The Easter Call to Discipleship in Mission
by Tom Ryan, CSP
After their experience of Jesus risen from the dead, Jesus’ disciples “re-read” his public ministry. They came to see that his life was about proclaiming, demonstrating, and personifying the Reign of God, the kin-dom of God, a community of forgiven and forgiving people, a communion of love and justice.
From the beginning, Jesus shared his mission with his disciples, sending them out two by two. But it was only after he had risen from the dead that the full import of such sharing-in-mission became clear. At Pentecost and gradually thereafter, the community of disciples became more and more conscious that now they were the ones to continue Jesus’ mission.
The Spirit of Pentecost cajoled them and persuaded them to become missionaries, and they accepted their election. They came to understand that to be blessed with election means to be incorporated into mission, to be bearers of God’s purpose for the world.
They accepted the challenge of acting like God in the world, the challenge of being the Spirit’s gentle but life-giving presence, being Jesus’ voice in witnessing to the love of God, of giving concrete expression to God’s care for the sick and those trapped by evil.
In these weeks following Easter, have we ourselves experienced Jesus’ continued, empowering presence? Have we experienced the movement of his Spirit in our hearts calling us to mission? Given events in our world, there is more reason than ever for us to rise up in service and rededicate ourselves to the concrete expression of God’s kin-dom.
Christ’s mystical body, those become one with him through baptism and Eucharist, are in various parts of the world presently experiencing what can justifiably be called a new era of martyrdom. Statistics say that a Christian dies for his or her faith somewhere in the world every five minutes.
This is especially true of the Middle Eastern countries like Syria, Egypt, Iraq, Pakistan and Afghanistan. The situation of Christians in Iraq and Egypt has become dramatically worse. One and a half million Christians used to live in Iraq under Saddam Hussein while now there are only around one hundred fifty thousand left there.
At the same time, there are examples of heroic solidarity among people of faith. In Syria, much in the news these months, even in a city like Aleppo—once a symbol of unity and dialogue between Christians, Shias and Sunnis–tensions have risen. Still, in spite of the climate of violence and vengeance that has become dominant throughout much of the country, residents of Aleppo have remained united.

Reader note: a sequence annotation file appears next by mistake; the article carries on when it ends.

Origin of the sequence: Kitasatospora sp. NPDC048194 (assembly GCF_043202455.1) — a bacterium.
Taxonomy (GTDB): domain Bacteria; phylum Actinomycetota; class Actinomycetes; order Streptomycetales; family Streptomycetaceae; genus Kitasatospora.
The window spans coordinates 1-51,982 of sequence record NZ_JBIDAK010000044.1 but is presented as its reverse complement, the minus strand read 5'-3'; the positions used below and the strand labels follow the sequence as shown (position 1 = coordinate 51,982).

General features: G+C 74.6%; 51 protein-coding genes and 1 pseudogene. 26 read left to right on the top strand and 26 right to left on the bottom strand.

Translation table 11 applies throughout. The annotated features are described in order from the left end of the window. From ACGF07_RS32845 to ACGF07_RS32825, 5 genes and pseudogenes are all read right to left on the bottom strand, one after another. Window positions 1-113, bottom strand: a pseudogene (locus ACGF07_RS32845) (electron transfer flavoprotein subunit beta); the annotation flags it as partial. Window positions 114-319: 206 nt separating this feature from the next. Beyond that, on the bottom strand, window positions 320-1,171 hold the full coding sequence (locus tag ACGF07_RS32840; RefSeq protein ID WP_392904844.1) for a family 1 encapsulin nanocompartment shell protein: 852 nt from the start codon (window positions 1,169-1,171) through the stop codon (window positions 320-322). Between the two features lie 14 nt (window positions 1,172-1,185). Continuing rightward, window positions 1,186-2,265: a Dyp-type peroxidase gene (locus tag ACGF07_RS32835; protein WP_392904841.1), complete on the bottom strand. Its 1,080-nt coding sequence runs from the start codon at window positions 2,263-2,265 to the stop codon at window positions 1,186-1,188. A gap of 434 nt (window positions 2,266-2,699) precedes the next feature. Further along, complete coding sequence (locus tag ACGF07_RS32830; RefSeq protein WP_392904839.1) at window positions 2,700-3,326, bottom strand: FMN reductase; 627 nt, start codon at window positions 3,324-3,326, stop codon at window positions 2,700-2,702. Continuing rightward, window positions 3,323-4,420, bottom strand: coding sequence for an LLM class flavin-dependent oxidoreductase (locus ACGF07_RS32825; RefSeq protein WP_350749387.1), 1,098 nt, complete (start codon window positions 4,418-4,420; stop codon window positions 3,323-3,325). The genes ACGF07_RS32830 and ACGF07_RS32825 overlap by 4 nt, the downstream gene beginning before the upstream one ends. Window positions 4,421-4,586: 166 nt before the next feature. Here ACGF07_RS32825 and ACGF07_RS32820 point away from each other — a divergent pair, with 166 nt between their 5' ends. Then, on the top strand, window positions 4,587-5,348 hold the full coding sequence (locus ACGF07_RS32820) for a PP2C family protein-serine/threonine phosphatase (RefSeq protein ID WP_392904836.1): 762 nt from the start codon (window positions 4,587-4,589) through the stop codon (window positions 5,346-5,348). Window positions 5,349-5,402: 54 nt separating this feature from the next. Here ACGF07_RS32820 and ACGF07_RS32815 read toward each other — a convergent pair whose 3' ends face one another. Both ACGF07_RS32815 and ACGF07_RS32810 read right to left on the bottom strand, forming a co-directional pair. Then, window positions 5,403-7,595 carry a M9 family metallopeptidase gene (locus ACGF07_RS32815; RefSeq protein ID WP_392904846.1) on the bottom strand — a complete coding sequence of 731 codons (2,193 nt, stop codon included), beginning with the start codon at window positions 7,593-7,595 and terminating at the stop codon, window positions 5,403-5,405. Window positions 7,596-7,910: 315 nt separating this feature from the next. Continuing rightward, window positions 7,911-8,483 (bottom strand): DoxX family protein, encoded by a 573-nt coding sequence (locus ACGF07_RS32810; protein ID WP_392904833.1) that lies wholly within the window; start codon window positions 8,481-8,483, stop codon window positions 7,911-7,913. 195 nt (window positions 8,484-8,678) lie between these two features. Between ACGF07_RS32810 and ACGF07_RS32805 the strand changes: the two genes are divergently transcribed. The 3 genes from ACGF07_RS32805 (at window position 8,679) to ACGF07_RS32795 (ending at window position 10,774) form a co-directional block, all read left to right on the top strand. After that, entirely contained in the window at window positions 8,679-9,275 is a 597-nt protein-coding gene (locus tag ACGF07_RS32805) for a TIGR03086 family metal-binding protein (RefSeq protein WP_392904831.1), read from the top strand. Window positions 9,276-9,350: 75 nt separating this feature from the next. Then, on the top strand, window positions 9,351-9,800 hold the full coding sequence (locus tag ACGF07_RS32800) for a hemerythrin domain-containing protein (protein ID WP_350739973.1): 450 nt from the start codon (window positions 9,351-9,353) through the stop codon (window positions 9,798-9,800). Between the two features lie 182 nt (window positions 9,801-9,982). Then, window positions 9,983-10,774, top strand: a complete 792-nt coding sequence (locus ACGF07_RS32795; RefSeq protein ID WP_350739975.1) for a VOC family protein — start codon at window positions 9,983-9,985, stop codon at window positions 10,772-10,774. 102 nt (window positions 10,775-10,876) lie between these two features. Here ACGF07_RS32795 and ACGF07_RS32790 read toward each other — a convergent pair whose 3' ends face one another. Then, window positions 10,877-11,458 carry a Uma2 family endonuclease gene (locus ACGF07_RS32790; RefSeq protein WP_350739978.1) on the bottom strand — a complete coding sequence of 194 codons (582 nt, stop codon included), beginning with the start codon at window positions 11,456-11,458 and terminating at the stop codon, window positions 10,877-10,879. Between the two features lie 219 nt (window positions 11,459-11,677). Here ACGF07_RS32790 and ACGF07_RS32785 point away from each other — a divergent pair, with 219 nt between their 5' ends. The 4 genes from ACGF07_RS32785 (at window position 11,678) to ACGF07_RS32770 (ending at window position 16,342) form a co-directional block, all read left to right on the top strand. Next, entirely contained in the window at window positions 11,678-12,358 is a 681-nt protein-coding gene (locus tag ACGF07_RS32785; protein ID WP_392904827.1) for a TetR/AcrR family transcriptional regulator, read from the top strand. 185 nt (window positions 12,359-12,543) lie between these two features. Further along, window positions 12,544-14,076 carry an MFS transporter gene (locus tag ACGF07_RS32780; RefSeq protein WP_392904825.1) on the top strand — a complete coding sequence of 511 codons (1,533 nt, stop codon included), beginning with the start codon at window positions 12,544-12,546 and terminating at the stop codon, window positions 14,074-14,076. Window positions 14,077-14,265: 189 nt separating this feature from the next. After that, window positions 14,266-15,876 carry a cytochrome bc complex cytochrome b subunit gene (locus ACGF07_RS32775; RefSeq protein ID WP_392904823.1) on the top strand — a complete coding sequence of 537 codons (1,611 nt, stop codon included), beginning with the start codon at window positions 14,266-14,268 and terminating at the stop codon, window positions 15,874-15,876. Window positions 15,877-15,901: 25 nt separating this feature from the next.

When two Christians who had gone to a mosque to express their solidarity with Muslims were killed in a car bomb attack, hundreds of people from both Muslim and Christian communities took part in their funerals.
The situation in India is also taking a dangerous turn. Christians are killed, their churches are burned down, and they are leaving regions where once they lived in peace with Muslims and Hindus.
In the largely Christian country of Greece, the hardships are different but nonetheless real. In the wake of austerity measures ushered in by international financial institutions overseeing the Greek foreign debt crisis, the numbers of the homeless and the famished have exploded.
More than half a million people have lost jobs since the debt crisis began in early 2010, bringing the number of the unemployed in Greece to nearly one million or 19.2 percent of the work force, according to Eurostat.
This is the big-picture context in which we are called today to continue Jesus’s mission of proclaiming, demonstrating, and personifying the Reign of God, a community of forgiven and forgiving people, a communion of love and justice.
Closer to home, while our situation is nowhere near as critical or dramatic as in the countries mentioned, there are nonetheless people in need of varying kinds of assistance. For those farther afield, we can pray and give generously to charitable organizations providing for their needs. And for those in difficult circumstances within our own towns, neighborhoods, schools, and parishes, we can respond to the risen Lord’s call to mission with a renewed spirit of service.
To be blessed with election as disciples means to be incorporated into mission, to be bearers of God’s purpose for the world, to share in Jesus’ suffering and to bear the scars of his passion. The servant’s path is not other than that of the Master, but Easter reminds us that this road, painful though it may be at times, leads to fullness of life.